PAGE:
July 2019: Launching our love project – Write the World

Earlier this year I had an idea. In the shower. Which is often where the best ideas happen, I reckon.

It was a little niggly idea at first. But it grew and grew, until before I knew it the idea was a project. Which is now happening. The idea in a nutshell: Write the World notebooks, unique notebooks designed to make the world a better place. Our point of difference: 100% of the $10 purchase price of every single Write the World notebook sold goes to The Life You Can Save to direct towards effective charities. That’s right, 100%.

I jokingly call it the love project. It’s such an apt name for it. I love so much about it…

Selfishly, I love that it allows me to use my skills – working with specialists like designers and printers, creating, writing, implementing, organising. Oh yes, I’m an organiser!

I love that it’s increasing my horizons, allowing me to talk to and meet interesting people I wouldn’t have otherwise come across. It’s broadening my own world.

I love that the whole family is engaged in the project, offering ideas and suggestions and ever so patiently listening to my constant updates and latest Write the World thoughts.

I love that the idea has been so positively embraced by every single person I’ve told about it. It’s a project that seems to bring out the best in people.

And I love that The Life You Can Save has agreed to be our project’s donor charity. It means the project is totally aligned to where our family has been putting our effective altruism efforts for the past 24 months.

Our family will be directing our monthly effective altruism donations to Write the World for the next few months. We are funding the design and printing of the first six hundred notebooks ourselves. For an initial outlay of $3,500 – which we would have donated to effective charities anyway over the course of the coming months – we will eventually be able to direct $6,000 in notebook sales to The Life You Can Save. Almost twice what we would have otherwise being able to donate.

Because that is another thing I love about the love project. It has this magical multiplier thing going on. The more we print, the less the notebooks cost. The more we sell, the more we donate. Say, for example, we increase our print quantities in the future – with economies of scale, the notebook production price goes down and for a $5,000 initial investment, we’d see $30,000 donated to The Life You Can Save in notebook sales.

How magic is that?

We will be looking for generous effective altruists to sponsor future design and print runs. We’d love to hear from you if you’re interested in having your donation magically multiplied through the Write the World notebook love project – drop us a line at savinglives@writetheworldnotebooks.org to start a conversation about how we can work together.

The Write the World website will be launching in September 2019. In the meantime, you can follow our journey to launch on Facebook (http://fb.me/writetheworldnotebooks) or Instagram (@write_the_world_notebooks)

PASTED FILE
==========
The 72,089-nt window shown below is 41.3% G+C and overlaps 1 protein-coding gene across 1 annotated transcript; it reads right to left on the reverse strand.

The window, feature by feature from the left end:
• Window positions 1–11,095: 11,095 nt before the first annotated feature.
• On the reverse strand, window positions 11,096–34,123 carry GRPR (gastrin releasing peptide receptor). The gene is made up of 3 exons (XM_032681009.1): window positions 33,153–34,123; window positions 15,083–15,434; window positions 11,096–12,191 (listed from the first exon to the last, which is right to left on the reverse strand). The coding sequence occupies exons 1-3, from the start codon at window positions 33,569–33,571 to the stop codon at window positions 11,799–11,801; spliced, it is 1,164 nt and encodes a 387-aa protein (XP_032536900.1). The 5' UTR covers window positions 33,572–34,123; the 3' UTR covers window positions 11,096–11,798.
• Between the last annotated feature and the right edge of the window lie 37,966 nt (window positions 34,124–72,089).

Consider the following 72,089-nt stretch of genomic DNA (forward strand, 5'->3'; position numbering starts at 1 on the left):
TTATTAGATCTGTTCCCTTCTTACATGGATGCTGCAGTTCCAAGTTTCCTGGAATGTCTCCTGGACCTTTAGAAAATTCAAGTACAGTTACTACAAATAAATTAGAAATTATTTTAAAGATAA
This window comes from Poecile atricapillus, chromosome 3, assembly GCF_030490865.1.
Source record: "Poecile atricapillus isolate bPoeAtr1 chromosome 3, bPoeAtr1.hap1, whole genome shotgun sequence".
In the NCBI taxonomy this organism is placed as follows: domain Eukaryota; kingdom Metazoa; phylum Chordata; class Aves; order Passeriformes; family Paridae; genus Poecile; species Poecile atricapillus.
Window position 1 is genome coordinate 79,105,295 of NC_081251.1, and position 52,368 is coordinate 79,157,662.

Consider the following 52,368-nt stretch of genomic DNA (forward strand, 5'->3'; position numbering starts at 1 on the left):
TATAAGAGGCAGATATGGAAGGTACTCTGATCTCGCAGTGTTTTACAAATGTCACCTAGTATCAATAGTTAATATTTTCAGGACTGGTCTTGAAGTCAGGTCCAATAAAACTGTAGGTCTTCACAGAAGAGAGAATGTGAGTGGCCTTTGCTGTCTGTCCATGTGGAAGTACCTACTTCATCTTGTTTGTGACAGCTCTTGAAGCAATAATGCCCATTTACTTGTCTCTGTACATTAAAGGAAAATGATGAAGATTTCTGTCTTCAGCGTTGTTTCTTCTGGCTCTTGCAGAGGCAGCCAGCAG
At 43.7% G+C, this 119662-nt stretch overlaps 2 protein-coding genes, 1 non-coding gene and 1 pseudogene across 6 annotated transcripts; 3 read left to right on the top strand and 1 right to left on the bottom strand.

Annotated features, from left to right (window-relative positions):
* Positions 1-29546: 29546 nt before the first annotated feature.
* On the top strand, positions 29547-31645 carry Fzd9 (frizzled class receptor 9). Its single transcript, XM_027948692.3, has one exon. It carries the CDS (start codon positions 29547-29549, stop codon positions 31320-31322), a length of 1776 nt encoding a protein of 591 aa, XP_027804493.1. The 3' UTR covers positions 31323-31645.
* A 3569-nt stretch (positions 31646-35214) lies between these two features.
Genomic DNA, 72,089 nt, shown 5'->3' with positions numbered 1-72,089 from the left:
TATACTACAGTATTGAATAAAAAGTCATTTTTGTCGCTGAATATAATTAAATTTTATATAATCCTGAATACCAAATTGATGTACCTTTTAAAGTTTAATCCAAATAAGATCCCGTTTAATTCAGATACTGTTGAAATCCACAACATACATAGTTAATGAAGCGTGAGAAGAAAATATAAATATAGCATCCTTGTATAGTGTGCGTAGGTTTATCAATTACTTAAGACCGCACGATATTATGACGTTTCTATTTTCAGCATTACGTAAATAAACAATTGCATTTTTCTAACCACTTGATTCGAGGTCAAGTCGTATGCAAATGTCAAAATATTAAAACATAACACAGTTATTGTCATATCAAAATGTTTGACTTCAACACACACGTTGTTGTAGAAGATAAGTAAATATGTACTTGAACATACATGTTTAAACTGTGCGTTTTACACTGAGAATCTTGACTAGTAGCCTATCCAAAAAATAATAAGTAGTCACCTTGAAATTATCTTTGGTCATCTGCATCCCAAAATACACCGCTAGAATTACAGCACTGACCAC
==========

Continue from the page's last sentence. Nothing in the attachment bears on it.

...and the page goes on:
January 2019: Back to school

Where we live, in Australia, the end of January is synonymous with hot weather and kids going back to school. First day back at school for both of our kids was a stinking hot day – 35 degrees. But they both rode off to the local high school, perfectly situated right next to the beach. And rode home, able to jump into our pool to cool off.  Living the life.

They also both had their pick of school lunches to take with them.

My son, a stereotypical ‘growing lad’ of 14 who tucks away an extraordinary amount of food and is still skinny as a rake, opted for three roast beef and salad rolls and two apples. He likes food he can hold in hands and eat while he plays soccer. Why waste lunch time sitting around eating, right?

My daughter, embarking on her first year of high school, chose to take her primary school lunch box with its little compartments that can be filled with sandwiches, fruit and a ‘treat’ for her sweet tooth. But no yoghurt – as apparently this year yoghurt is embarrassing. Go figure, poor yoghurt will need to employ a PR agent for the pre-teen demographic it seems.

Once again, their privilege – simply in being able to choose what they’d have for their school lunches – was apparent.

And talking about it was a good reminder for us as a family that in some countries the incentive of a school lunch is enough to get kids to school – increasing their opportunity for learning. Vice versa, if you’re at school and you haven’t eaten, your ability to learn is compromised.  

In July 2017, one of our first effective altruism monthly donations went to Oxfam, donating school meals for 23 children for a year. We backed this up with our January 2019 donation. Due to me not working for half of January, and perhaps the price of supplying school lunches increasing, our commitment to donating 5% of our income translates to school lunches for 12 children every day for the next year.